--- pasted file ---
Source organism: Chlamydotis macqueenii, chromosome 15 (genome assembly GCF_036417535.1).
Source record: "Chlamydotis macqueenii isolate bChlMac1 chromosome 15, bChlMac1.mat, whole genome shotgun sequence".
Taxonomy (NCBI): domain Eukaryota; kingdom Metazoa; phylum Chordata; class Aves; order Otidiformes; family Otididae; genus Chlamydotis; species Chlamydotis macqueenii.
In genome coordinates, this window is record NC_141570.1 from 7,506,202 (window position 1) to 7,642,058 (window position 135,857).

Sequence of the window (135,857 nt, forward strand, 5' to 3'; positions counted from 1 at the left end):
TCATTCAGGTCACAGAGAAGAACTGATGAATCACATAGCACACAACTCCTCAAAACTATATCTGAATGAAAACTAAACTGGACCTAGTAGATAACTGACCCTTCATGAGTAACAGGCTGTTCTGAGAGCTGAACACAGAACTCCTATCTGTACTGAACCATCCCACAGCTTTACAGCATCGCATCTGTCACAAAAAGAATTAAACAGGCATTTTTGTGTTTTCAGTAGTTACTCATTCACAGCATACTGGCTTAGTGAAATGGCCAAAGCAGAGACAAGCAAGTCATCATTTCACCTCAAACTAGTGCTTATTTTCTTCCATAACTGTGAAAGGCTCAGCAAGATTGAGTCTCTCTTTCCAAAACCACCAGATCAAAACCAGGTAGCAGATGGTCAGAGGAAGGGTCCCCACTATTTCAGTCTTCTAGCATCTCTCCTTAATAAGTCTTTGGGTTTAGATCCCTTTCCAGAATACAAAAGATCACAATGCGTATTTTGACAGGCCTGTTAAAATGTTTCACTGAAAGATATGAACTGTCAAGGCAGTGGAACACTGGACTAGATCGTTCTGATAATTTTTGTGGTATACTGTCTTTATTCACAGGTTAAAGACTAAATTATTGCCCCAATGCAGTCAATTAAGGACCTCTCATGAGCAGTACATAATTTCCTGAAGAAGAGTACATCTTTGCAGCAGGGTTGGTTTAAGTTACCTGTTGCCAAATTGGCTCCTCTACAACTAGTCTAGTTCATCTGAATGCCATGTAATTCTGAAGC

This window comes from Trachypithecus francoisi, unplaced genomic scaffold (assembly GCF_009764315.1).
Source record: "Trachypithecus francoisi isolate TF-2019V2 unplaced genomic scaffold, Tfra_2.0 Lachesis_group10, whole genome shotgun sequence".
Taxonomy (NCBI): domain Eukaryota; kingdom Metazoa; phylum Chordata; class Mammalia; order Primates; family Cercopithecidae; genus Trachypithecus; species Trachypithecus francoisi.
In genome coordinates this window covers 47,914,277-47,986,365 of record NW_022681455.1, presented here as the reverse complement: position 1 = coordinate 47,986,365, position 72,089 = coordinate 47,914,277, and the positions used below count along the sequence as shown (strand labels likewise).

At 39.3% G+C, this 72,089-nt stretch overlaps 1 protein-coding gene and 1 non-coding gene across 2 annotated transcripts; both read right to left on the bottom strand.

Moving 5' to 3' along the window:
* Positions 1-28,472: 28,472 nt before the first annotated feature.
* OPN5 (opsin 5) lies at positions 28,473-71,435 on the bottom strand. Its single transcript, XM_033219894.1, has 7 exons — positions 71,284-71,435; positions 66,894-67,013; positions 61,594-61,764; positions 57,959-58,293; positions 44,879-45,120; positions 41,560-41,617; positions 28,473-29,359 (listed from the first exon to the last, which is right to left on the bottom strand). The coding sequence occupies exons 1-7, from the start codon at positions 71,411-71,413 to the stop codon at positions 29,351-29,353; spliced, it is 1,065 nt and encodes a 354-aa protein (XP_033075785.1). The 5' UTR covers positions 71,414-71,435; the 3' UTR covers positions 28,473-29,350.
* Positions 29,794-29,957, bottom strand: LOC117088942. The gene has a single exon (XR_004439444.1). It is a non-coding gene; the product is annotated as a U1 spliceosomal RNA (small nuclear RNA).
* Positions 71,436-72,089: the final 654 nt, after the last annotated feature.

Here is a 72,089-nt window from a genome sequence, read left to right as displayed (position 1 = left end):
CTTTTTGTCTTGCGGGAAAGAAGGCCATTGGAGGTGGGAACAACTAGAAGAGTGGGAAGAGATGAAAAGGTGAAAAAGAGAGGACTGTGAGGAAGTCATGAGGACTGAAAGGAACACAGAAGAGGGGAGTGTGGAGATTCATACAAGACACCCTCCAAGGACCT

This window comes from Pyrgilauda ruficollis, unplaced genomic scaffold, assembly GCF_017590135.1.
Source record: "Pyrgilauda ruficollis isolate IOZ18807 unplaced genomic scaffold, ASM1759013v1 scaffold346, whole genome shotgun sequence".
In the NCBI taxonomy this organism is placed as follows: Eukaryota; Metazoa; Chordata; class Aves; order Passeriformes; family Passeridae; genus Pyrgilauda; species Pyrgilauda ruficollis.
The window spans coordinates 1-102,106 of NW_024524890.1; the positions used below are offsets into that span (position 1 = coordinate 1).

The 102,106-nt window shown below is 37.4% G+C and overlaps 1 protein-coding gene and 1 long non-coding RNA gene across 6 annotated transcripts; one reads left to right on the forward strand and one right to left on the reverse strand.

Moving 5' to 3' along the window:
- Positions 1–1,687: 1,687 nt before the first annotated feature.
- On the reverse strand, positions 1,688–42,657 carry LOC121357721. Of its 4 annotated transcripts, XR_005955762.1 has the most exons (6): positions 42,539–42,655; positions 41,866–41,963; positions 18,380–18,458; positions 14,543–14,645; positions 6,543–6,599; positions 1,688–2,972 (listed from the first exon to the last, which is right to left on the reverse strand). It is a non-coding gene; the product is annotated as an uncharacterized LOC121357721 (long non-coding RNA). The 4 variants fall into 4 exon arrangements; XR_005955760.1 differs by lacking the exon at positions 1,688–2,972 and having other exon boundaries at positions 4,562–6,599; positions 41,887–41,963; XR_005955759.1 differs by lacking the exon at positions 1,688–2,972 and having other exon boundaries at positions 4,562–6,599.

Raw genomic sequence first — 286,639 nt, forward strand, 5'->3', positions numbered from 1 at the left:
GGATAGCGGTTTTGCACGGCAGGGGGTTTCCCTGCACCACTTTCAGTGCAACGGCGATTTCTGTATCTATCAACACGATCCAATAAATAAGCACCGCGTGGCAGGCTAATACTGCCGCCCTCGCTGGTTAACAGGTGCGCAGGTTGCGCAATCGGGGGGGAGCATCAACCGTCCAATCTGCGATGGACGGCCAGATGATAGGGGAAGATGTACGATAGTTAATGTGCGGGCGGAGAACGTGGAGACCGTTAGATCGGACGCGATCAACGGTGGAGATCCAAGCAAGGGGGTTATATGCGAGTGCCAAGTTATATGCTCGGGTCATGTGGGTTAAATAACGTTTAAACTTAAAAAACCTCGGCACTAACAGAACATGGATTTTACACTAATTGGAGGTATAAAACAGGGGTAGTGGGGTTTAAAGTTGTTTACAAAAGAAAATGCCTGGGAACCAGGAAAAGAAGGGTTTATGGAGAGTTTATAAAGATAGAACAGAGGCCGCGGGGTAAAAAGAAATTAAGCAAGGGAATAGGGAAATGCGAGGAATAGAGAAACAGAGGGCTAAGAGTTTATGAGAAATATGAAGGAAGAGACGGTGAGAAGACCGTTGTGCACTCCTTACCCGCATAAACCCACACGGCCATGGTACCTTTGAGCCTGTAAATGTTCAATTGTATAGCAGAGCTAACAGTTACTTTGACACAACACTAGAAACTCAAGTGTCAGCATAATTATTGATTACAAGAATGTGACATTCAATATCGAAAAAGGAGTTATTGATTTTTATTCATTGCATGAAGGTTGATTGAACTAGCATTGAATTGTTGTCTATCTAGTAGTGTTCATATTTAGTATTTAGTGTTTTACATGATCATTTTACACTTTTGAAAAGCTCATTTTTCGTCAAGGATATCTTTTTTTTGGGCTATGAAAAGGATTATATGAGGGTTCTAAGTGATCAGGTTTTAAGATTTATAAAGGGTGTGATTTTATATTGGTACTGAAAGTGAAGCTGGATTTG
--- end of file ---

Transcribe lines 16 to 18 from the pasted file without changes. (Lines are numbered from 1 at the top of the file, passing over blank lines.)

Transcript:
* Positions 71,436-72,089: the final 654 nt, after the last annotated feature.

Here is a 72,089-nt window from a genome sequence, read left to right as displayed (position 1 = left end):
CTTTTTGTCTTGCGGGAAAGAAGGCCATTGGAGGTGGGAACAACTAGAAGAGTGGGAAGAGATGAAAAGGTGAAAAAGAGAGGACTGTGAGGAAGTCATGAGGACTGAAAGGAACACAGAAGAGGGGAGTGTGGAGATTCATACAAGACACCCTCCAAGGACCT